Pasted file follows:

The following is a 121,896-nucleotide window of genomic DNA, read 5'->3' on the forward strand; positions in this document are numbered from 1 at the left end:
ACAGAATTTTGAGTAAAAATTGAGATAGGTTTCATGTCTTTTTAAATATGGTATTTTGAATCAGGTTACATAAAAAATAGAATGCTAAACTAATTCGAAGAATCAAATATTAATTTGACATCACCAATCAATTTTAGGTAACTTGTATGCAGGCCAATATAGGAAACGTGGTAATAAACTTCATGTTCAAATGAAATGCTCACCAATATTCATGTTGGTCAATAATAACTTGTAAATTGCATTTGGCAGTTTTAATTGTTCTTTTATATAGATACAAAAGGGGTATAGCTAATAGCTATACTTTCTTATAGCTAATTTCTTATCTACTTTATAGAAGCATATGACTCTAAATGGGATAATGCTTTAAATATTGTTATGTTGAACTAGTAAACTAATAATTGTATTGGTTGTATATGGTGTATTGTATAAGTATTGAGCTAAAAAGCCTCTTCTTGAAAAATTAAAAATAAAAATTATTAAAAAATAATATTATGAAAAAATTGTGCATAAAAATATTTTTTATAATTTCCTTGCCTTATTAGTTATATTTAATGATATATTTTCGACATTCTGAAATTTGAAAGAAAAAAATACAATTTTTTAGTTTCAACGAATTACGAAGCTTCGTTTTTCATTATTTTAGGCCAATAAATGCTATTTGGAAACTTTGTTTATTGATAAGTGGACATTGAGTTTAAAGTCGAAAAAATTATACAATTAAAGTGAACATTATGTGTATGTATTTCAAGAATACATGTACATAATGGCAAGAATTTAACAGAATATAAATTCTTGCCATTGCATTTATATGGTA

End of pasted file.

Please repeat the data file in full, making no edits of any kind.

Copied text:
The following is a 121,896-nucleotide window of genomic DNA, read 5'->3' on the forward strand; positions in this document are numbered from 1 at the left end:
ACAGAATTTTGAGTAAAAATTGAGATAGGTTTCATGTCTTTTTAAATATGGTATTTTGAATCAGGTTACATAAAAAATAGAATGCTAAACTAATTCGAAGAATCAAATATTAATTTGACATCACCAATCAATTTTAGGTAACTTGTATGCAGGCCAATATAGGAAACGTGGTAATAAACTTCATGTTCAAATGAAATGCTCACCAATATTCATGTTGGTCAATAATAACTTGTAAATTGCATTTGGCAGTTTTAATTGTTCTTTTATATAGATACAAAAGGGGTATAGCTAATAGCTATACTTTCTTATAGCTAATTTCTTATCTACTTTATAGAAGCATATGACTCTAAATGGGATAATGCTTTAAATATTGTTATGTTGAACTAGTAAACTAATAATTGTATTGGTTGTATATGGTGTATTGTATAAGTATTGAGCTAAAAAGCCTCTTCTTGAAAAATTAAAAATAAAAATTATTAAAAAATAATATTATGAAAAAATTGTGCATAAAAATATTTTTTATAATTTCCTTGCCTTATTAGTTATATTTAATGATATATTTTCGACATTCTGAAATTTGAAAGAAAAAAATACAATTTTTTAGTTTCAACGAATTACGAAGCTTCGTTTTTCATTATTTTAGGCCAATAAATGCTATTTGGAAACTTTGTTTATTGATAAGTGGACATTGAGTTTAAAGTCGAAAAAATTATACAATTAAAGTGAACATTATGTGTATGTATTTCAAGAATACATGTACATAATGGCAAGAATTTAACAGAATATAAATTCTTGCCATTGCATTTATATGGTA